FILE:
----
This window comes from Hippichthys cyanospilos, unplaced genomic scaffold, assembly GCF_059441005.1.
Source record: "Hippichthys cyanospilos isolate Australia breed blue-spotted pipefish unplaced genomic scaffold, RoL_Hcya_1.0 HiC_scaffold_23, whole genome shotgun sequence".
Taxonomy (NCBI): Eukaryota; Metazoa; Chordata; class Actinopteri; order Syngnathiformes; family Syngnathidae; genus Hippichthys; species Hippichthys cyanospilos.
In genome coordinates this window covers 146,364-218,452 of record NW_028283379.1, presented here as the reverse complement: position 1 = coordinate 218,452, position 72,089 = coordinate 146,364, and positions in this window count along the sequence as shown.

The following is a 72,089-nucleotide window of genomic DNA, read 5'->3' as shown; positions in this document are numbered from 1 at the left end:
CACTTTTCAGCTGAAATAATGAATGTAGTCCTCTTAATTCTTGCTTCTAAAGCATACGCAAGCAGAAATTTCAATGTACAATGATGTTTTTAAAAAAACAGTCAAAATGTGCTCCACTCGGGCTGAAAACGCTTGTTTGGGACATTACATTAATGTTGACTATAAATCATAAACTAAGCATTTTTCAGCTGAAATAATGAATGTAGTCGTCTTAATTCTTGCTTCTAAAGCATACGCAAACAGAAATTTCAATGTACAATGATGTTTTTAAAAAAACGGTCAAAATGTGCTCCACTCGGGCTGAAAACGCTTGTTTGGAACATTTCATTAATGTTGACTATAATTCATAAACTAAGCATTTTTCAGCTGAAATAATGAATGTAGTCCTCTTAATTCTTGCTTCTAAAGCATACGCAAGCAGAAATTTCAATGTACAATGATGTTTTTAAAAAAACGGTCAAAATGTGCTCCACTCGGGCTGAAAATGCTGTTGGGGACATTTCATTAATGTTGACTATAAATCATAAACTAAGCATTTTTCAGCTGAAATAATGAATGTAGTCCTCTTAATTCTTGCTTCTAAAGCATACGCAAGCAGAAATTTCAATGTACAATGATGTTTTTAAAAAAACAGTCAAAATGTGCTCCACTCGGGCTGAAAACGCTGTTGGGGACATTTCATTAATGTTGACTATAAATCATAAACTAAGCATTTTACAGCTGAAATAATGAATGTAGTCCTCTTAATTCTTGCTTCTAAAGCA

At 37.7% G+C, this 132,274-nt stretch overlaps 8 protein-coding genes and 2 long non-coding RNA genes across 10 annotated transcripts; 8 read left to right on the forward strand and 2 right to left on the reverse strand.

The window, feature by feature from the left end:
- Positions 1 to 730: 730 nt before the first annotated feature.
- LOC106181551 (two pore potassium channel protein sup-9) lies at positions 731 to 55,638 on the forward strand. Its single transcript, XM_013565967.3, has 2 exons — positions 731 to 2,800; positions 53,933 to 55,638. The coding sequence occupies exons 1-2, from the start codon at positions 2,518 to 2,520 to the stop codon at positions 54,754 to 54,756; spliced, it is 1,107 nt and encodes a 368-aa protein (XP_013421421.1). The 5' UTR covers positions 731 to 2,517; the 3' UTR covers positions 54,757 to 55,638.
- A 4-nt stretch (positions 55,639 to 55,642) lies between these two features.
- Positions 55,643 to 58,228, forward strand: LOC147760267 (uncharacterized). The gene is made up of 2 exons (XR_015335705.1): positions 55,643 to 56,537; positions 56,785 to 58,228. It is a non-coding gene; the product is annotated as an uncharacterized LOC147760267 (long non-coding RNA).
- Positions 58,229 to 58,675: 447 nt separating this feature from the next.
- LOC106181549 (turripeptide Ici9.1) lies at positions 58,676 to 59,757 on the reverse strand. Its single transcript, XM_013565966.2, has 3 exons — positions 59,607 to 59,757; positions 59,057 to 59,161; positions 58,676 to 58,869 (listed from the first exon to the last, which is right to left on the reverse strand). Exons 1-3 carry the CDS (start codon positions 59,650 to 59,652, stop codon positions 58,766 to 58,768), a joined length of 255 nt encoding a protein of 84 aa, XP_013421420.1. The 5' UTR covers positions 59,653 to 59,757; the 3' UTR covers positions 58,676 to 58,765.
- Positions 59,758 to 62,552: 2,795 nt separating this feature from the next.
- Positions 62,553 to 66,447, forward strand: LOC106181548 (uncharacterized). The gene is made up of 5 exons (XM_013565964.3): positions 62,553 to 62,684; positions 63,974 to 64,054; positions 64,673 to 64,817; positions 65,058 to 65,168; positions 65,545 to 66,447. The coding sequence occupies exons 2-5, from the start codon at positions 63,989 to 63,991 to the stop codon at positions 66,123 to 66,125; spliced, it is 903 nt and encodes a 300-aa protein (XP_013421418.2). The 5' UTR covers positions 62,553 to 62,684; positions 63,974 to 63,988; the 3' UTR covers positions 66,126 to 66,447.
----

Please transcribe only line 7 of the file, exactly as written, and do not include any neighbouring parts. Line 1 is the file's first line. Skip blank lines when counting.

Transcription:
At 37.7% G+C, this 132,274-nt stretch overlaps 8 protein-coding genes and 2 long non-coding RNA genes across 10 annotated transcripts; 8 read left to right on the forward strand and 2 right to left on the reverse strand.